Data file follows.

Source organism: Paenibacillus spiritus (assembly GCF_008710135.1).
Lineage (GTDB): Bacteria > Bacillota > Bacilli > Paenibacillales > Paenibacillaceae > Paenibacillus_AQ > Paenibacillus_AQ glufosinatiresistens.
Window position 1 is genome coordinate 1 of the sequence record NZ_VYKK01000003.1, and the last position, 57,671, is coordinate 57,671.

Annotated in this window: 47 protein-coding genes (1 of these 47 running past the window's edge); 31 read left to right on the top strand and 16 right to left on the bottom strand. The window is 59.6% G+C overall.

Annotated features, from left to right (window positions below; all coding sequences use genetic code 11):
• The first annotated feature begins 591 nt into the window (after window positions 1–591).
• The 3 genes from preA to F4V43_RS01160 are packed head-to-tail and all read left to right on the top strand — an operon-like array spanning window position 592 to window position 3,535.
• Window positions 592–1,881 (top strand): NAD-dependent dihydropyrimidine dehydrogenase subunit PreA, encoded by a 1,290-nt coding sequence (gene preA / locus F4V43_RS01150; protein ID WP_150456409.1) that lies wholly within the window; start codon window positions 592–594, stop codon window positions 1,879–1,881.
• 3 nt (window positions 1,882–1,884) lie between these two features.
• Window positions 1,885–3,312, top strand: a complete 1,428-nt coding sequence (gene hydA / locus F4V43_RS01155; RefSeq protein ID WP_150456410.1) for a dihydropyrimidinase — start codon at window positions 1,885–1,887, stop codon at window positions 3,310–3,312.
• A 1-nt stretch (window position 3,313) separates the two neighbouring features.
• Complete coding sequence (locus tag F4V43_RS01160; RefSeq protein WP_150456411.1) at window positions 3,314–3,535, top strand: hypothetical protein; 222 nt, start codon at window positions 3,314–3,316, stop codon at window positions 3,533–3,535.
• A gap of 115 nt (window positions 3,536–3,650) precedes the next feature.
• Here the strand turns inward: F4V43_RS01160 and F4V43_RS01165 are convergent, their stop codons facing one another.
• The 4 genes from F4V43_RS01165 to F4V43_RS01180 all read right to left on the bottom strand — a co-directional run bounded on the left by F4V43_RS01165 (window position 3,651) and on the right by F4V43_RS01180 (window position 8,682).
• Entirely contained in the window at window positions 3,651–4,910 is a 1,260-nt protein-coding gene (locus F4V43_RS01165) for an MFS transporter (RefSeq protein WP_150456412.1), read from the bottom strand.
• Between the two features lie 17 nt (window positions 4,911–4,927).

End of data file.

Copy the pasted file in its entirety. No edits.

Source organism: Paenibacillus spiritus (assembly GCF_008710135.1).
Lineage (GTDB): Bacteria > Bacillota > Bacilli > Paenibacillales > Paenibacillaceae > Paenibacillus_AQ > Paenibacillus_AQ glufosinatiresistens.
Window position 1 is genome coordinate 1 of the sequence record NZ_VYKK01000003.1, and the last position, 57,671, is coordinate 57,671.

Annotated in this window: 47 protein-coding genes (1 of these 47 running past the window's edge); 31 read left to right on the top strand and 16 right to left on the bottom strand. The window is 59.6% G+C overall.

Annotated features, from left to right (window positions below; all coding sequences use genetic code 11):
• The first annotated feature begins 591 nt into the window (after window positions 1–591).
• The 3 genes from preA to F4V43_RS01160 are packed head-to-tail and all read left to right on the top strand — an operon-like array spanning window position 592 to window position 3,535.
• Window positions 592–1,881 (top strand): NAD-dependent dihydropyrimidine dehydrogenase subunit PreA, encoded by a 1,290-nt coding sequence (gene preA / locus F4V43_RS01150; protein ID WP_150456409.1) that lies wholly within the window; start codon window positions 592–594, stop codon window positions 1,879–1,881.
• 3 nt (window positions 1,882–1,884) lie between these two features.
• Window positions 1,885–3,312, top strand: a complete 1,428-nt coding sequence (gene hydA / locus F4V43_RS01155; RefSeq protein ID WP_150456410.1) for a dihydropyrimidinase — start codon at window positions 1,885–1,887, stop codon at window positions 3,310–3,312.
• A 1-nt stretch (window position 3,313) separates the two neighbouring features.
• Complete coding sequence (locus tag F4V43_RS01160; RefSeq protein WP_150456411.1) at window positions 3,314–3,535, top strand: hypothetical protein; 222 nt, start codon at window positions 3,314–3,316, stop codon at window positions 3,533–3,535.
• A gap of 115 nt (window positions 3,536–3,650) precedes the next feature.
• Here the strand turns inward: F4V43_RS01160 and F4V43_RS01165 are convergent, their stop codons facing one another.
• The 4 genes from F4V43_RS01165 to F4V43_RS01180 all read right to left on the bottom strand — a co-directional run bounded on the left by F4V43_RS01165 (window position 3,651) and on the right by F4V43_RS01180 (window position 8,682).
• Entirely contained in the window at window positions 3,651–4,910 is a 1,260-nt protein-coding gene (locus F4V43_RS01165) for an MFS transporter (RefSeq protein WP_150456412.1), read from the bottom strand.
• Between the two features lie 17 nt (window positions 4,911–4,927).